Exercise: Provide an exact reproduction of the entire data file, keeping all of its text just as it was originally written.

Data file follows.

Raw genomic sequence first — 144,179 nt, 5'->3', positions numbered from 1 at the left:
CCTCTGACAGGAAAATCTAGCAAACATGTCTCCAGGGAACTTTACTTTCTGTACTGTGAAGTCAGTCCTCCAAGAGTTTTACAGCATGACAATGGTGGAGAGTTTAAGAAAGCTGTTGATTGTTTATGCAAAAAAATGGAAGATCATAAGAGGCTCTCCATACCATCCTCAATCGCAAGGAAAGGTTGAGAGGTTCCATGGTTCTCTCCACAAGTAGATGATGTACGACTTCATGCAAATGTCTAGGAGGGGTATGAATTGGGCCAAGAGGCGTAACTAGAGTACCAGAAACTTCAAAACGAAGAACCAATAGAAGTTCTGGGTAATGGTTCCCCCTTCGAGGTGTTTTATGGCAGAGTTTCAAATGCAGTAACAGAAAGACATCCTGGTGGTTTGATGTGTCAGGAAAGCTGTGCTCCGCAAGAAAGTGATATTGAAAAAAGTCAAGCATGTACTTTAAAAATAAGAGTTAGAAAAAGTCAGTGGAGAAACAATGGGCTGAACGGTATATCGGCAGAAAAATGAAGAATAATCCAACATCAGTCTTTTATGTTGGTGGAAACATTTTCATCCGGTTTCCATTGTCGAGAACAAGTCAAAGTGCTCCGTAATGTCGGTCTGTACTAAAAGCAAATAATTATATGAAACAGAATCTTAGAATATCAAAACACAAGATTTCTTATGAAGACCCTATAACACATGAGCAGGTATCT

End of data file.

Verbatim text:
Raw genomic sequence first — 144,179 nt, 5'->3', positions numbered from 1 at the left:
CCTCTGACAGGAAAATCTAGCAAACATGTCTCCAGGGAACTTTACTTTCTGTACTGTGAAGTCAGTCCTCCAAGAGTTTTACAGCATGACAATGGTGGAGAGTTTAAGAAAGCTGTTGATTGTTTATGCAAAAAAATGGAAGATCATAAGAGGCTCTCCATACCATCCTCAATCGCAAGGAAAGGTTGAGAGGTTCCATGGTTCTCTCCACAAGTAGATGATGTACGACTTCATGCAAATGTCTAGGAGGGGTATGAATTGGGCCAAGAGGCGTAACTAGAGTACCAGAAACTTCAAAACGAAGAACCAATAGAAGTTCTGGGTAATGGTTCCCCCTTCGAGGTGTTTTATGGCAGAGTTTCAAATGCAGTAACAGAAAGACATCCTGGTGGTTTGATGTGTCAGGAAAGCTGTGCTCCGCAAGAAAGTGATATTGAAAAAAGTCAAGCATGTACTTTAAAAATAAGAGTTAGAAAAAGTCAGTGGAGAAACAATGGGCTGAACGGTATATCGGCAGAAAAATGAAGAATAATCCAACATCAGTCTTTTATGTTGGTGGAAACATTTTCATCCGGTTTCCATTGTCGAGAACAAGTCAAAGTGCTCCGTAATGTCGGTCTGTACTAAAAGCAAATAATTATATGAAACAGAATCTTAGAATATCAAAACACAAGATTTCTTATGAAGACCCTATAACACATGAGCAGGTATCT